A new push to develop UK carbon capture and storage (CCS) officially got underway today as the Government launched its second competition into the carbon-cutting technology and published the first UK CCS Roadmap.
Energy and Climate Change Secretary Ed Davey confirmed there would be £1 billion of public money set aside for a new CCS
competition, the first since the Government pulled the plug on the original, long-running competition last autumn. Davey also committed to further funding through new low carbon subsidies, £125 million to support research and development
into carbon capture and storage
, and long-term incentives for the fledgling CCS industry through the Government’s Electricity Market Reforms.
"Our offer is one of the best anywhere in the world," he said, adding that the CCS industry could be worth £6.5 billion a year to the UK economy by the end of the 2020s.
The new CCS competition has been revised to include gas as well as coal technologies, while the CCS Roadmap sets out the framework for investment in the CCS industry, recognising it could reach 20 to 30 gigawatts by 2030 and create 100,000 jobs.
"What we are looking to achieve, in partnership with industry, is a new world-leading CCS industry, rather than just simply projects in isolation – an industry that can compete with other low carbon sources to ensure security and diversity of our electricity supply, an industry that can make our energy intensive industries cleaner and an industry that can bring jobs and wealth to our shores," said Davey.
The Carbon Capture and Storage Association (CCSA) welcomed the Government’s latest CCS push, saying it provided a "much-needed boost in confidence" to the CCS industry.
"We welcome this announcement; it creates an opportunity for the UK to take a leading role in world markets whilst cost-effectively reducing emissions, creating employment and generating prosperity," said Jeff Chapman, ceo of the CCSA.
Government "must learn lessons"
But the UK’s biggest business group, the CBI, warned the Government had to act swiftly this time around.
"While we welcome today’s announcement, the Government must learn lessons from its previous competition, which took too long and was eventually abandoned," said Rhian Kelly, CBI director for Business Environment policy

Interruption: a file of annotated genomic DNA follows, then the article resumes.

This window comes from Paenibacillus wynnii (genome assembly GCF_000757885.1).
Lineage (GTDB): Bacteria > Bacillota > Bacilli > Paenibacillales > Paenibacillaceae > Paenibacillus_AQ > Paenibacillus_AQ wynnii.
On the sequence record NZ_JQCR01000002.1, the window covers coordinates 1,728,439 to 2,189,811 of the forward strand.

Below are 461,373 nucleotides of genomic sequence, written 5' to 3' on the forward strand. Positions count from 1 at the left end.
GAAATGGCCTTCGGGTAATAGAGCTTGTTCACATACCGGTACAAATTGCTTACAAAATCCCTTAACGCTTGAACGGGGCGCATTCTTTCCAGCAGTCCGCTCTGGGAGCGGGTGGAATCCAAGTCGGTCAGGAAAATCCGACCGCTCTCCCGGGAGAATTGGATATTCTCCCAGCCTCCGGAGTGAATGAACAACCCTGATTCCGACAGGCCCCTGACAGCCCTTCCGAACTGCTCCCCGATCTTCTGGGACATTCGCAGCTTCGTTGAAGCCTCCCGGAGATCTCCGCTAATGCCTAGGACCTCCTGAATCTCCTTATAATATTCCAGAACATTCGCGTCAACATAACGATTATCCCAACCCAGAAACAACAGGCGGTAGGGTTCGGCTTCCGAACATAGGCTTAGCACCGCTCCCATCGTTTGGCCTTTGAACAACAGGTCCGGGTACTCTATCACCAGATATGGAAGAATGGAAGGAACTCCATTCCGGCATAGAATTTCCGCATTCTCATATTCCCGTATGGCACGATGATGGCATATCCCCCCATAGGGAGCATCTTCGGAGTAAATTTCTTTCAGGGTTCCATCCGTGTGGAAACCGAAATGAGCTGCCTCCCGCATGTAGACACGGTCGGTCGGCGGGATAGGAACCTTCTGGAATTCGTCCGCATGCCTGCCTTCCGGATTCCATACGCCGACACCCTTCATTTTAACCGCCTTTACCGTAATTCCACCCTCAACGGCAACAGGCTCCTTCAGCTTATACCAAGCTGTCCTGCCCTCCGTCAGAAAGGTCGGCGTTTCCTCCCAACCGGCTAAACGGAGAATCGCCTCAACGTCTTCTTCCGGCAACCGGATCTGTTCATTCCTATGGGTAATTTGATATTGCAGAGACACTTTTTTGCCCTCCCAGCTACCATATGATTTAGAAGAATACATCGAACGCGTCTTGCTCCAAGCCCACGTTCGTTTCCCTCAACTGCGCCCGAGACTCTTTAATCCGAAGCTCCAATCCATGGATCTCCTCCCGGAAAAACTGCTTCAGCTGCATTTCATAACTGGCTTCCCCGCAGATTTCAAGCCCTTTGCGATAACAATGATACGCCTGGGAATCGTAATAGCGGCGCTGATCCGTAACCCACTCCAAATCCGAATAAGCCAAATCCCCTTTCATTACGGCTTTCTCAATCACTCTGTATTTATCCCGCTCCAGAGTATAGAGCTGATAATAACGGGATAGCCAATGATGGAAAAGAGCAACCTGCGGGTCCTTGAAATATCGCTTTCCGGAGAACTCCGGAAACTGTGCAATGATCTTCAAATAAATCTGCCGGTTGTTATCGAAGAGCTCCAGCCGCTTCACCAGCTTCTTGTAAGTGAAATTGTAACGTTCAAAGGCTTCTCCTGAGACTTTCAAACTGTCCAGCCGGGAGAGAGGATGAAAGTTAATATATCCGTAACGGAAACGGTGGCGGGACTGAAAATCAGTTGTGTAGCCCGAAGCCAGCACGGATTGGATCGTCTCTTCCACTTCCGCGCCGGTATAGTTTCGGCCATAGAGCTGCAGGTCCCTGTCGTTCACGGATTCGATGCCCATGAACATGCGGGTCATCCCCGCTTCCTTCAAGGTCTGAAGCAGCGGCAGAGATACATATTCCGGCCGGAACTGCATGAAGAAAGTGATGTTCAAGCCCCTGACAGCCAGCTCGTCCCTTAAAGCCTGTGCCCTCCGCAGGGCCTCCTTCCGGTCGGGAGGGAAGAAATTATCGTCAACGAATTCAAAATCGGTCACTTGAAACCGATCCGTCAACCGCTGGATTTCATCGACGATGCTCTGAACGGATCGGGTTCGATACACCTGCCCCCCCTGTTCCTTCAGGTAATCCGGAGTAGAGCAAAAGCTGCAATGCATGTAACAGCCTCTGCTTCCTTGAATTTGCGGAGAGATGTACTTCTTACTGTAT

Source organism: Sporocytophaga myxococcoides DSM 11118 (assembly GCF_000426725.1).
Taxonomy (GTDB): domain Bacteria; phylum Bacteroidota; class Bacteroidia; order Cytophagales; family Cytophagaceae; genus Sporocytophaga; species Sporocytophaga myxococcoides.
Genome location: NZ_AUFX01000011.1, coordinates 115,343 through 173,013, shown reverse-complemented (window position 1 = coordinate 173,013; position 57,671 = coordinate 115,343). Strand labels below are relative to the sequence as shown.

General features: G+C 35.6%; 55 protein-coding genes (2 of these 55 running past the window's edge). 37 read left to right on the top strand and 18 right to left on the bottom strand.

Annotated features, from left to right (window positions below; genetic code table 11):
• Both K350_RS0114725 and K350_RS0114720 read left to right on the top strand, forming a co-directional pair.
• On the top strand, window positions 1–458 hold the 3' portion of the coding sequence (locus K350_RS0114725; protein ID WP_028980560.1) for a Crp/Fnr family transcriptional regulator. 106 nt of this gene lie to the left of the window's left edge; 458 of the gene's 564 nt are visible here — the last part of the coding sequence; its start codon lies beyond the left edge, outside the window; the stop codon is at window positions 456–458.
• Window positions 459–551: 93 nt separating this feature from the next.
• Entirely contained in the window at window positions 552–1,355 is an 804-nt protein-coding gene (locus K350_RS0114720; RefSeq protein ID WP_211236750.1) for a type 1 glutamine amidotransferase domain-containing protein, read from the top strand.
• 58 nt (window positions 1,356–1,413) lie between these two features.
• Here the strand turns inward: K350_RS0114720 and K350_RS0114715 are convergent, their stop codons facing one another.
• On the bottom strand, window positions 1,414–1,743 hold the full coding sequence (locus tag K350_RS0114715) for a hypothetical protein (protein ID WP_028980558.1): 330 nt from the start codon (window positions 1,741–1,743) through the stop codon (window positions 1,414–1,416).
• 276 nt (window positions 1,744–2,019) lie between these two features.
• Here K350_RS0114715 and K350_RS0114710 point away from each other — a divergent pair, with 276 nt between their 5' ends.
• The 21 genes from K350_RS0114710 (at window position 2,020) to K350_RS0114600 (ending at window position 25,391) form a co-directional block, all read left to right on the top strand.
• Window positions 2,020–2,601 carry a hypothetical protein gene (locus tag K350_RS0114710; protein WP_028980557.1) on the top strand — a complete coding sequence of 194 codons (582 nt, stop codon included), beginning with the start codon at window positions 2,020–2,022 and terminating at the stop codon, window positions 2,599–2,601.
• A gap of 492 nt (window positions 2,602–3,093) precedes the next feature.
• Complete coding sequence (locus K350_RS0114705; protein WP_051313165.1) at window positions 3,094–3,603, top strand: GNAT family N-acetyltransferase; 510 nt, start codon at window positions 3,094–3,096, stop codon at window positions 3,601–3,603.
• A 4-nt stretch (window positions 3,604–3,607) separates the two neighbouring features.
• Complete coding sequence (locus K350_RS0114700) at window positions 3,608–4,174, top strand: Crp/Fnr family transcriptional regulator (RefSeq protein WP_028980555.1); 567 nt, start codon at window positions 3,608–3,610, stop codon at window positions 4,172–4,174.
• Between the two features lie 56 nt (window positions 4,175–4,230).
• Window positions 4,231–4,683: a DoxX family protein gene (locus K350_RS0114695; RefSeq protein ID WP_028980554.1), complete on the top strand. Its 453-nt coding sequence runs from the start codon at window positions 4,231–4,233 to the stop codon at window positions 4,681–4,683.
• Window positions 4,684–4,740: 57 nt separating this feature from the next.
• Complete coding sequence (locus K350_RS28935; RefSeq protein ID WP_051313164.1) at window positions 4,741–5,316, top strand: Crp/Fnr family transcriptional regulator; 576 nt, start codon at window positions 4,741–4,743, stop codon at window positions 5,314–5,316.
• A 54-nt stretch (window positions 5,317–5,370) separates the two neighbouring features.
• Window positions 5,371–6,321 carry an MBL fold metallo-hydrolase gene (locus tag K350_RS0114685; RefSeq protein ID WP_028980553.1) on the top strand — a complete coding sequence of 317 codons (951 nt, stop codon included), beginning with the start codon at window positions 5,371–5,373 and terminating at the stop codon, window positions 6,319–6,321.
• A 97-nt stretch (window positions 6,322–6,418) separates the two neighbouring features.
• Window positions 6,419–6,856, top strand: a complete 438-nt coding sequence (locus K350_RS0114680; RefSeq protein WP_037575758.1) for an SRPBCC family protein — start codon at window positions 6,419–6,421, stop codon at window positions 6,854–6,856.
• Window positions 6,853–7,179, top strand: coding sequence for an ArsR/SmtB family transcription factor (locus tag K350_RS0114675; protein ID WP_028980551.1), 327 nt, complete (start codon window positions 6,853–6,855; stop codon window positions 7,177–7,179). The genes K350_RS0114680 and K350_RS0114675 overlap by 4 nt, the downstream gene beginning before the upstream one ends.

. "This time around the competition must be simpler and completed as quickly as possible […]If we are to gain any advantage from developing this important technology in the UK, the Government cannot afford to waste this opportunity."
CCS involves capturing the carbon dioxide emitted from the burning of fossil fuels, transporting it and storing it in a secure geological facility. Once proven on a commercial scale, analysis has shown that it could play an important part in reducing global emissions. But it is still not known when the technology will be technically proven at full scale, and whether its costs will be competitive with other low carbon options.
The Government's CCS policy was thrown off course last October, when it decided to pull the plug on a £1 billion CCS demonstration project it was backing at Longannet in Scotland.
This time around, as well as £1 billion to fund one or more demonstrations plants, Ministers have allocated £125 million to research and development into CCS, including a new £13 million UK CCS Research Centre.
The roadmap, meanwhile, commits to create an electricity market that will enable CCS to compete with other low carbon sources, including planned long term 'Contracts for Difference’ to drive investment in commercial scale CCS in the 2020s and beyond.
And in another move, the Department of Energy and Climate Change announced the launch of a new CCS Cost Reduction Task Force, which will work closely with industry to reduce costs.
The Government said it wants to see the first CCS demonstration projects up and running before 2016, and indicated it was keen to see the development of 'CCS clusters’, but it acknowledges £1 billion will not be enough fund several plants and is no longer committing to backing four CCS demonstration projects, as it was before.
The European Investment Bank, however, is currently considering six UK CCS projects for funding, three of them in Yorkshire. One of these is Don Valley
, which last week saw global industrial powerhouse Samsung coming on board as an investor in the project.
Meanwhile, National Grid and Petrofac announced plans last month, for a seventh UK CCS project at Grangemouth with US partner Summit Power.
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